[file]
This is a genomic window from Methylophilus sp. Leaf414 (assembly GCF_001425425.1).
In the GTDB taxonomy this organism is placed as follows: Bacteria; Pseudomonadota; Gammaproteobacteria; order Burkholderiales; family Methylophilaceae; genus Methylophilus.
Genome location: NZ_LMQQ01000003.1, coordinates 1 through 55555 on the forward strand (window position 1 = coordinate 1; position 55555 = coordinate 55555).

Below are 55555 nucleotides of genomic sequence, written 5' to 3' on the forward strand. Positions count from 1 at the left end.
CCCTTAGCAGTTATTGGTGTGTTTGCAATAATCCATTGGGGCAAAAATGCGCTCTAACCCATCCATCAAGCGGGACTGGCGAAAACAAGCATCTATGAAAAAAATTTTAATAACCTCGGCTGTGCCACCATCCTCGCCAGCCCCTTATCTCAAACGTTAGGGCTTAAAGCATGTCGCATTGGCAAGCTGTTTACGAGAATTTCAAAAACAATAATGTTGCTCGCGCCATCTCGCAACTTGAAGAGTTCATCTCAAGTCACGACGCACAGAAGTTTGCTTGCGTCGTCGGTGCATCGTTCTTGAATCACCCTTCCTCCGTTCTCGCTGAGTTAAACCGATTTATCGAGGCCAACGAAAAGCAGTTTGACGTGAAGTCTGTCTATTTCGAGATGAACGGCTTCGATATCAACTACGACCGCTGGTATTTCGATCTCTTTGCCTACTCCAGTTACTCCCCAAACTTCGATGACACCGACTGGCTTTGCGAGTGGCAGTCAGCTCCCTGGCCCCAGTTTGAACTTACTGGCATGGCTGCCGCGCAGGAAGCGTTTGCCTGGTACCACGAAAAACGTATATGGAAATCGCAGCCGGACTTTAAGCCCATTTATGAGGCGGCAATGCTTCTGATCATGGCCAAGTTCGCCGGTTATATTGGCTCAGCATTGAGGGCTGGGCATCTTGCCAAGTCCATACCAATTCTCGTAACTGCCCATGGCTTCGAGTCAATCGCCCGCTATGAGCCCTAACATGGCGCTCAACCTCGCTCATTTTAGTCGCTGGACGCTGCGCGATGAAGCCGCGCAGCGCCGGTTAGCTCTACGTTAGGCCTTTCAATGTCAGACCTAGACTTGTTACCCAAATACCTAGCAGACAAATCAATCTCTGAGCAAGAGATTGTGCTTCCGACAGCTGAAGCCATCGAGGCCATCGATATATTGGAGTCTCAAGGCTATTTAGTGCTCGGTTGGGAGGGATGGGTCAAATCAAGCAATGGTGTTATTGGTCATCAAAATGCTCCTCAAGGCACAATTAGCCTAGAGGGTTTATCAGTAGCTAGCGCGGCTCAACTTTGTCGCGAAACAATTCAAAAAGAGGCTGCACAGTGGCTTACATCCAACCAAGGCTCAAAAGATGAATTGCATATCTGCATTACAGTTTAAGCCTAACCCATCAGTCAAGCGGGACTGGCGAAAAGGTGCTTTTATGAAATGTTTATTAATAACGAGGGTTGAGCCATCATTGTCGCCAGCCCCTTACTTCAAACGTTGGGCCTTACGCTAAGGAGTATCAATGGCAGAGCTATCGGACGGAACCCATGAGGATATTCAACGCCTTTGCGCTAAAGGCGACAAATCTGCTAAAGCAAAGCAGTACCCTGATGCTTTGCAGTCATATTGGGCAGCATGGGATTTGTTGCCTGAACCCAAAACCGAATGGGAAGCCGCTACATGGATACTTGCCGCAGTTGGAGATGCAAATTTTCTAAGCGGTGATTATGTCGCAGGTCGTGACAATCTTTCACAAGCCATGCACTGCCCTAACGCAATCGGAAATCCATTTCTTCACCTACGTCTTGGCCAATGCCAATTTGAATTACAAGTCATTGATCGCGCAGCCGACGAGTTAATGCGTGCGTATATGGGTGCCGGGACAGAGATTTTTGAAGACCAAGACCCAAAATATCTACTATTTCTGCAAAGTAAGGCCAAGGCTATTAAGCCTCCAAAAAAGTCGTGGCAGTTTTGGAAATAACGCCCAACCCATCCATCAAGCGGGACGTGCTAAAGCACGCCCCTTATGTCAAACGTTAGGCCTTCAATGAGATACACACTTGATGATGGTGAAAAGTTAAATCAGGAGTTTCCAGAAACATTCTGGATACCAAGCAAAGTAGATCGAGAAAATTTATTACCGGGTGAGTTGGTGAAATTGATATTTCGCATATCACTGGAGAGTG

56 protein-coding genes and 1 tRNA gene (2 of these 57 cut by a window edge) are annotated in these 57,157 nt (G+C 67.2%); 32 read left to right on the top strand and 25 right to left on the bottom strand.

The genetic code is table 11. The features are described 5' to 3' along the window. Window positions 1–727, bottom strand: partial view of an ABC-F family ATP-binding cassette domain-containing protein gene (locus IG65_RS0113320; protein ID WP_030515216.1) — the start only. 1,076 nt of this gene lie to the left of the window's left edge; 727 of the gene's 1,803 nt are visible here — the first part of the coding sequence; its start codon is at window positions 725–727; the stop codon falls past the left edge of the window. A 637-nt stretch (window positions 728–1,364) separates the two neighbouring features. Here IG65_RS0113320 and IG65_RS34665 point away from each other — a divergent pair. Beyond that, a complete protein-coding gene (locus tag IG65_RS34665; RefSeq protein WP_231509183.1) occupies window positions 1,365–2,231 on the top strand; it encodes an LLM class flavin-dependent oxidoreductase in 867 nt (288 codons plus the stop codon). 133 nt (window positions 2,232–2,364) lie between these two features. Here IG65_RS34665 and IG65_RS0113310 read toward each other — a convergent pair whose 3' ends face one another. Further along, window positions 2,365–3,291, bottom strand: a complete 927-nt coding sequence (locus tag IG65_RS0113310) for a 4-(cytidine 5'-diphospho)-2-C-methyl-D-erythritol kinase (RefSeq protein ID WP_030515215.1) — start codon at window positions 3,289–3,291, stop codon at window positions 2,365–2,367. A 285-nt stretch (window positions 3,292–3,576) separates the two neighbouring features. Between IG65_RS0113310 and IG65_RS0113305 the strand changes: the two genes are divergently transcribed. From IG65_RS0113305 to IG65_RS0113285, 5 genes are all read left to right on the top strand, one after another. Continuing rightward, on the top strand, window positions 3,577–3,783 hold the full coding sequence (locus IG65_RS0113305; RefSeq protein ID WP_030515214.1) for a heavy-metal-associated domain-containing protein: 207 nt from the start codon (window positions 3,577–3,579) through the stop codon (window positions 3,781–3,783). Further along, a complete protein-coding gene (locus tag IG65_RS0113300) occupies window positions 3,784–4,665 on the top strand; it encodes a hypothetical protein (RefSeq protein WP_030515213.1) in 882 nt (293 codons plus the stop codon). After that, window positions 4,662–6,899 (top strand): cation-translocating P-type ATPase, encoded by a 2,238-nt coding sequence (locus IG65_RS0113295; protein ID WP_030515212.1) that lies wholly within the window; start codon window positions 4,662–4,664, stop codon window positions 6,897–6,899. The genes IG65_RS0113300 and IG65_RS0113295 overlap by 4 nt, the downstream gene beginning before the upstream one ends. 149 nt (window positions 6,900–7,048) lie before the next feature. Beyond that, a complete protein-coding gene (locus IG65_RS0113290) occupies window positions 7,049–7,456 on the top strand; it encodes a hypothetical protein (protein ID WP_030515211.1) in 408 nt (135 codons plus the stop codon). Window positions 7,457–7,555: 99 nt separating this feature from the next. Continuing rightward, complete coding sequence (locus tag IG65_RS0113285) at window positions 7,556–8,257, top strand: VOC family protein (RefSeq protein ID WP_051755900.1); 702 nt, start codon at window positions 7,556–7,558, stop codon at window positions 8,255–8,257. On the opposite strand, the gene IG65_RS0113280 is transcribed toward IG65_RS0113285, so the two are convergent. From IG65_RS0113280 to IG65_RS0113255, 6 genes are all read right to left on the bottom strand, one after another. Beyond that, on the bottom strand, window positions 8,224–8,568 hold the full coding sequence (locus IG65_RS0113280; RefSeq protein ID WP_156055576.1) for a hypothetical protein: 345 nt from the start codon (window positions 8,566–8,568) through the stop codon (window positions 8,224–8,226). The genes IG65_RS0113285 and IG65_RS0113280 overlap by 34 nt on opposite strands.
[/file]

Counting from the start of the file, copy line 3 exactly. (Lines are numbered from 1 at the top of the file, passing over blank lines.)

Genome location: NZ_LMQQ01000003.1, coordinates 1 through 55555 on the forward strand (window position 1 = coordinate 1; position 55555 = coordinate 55555).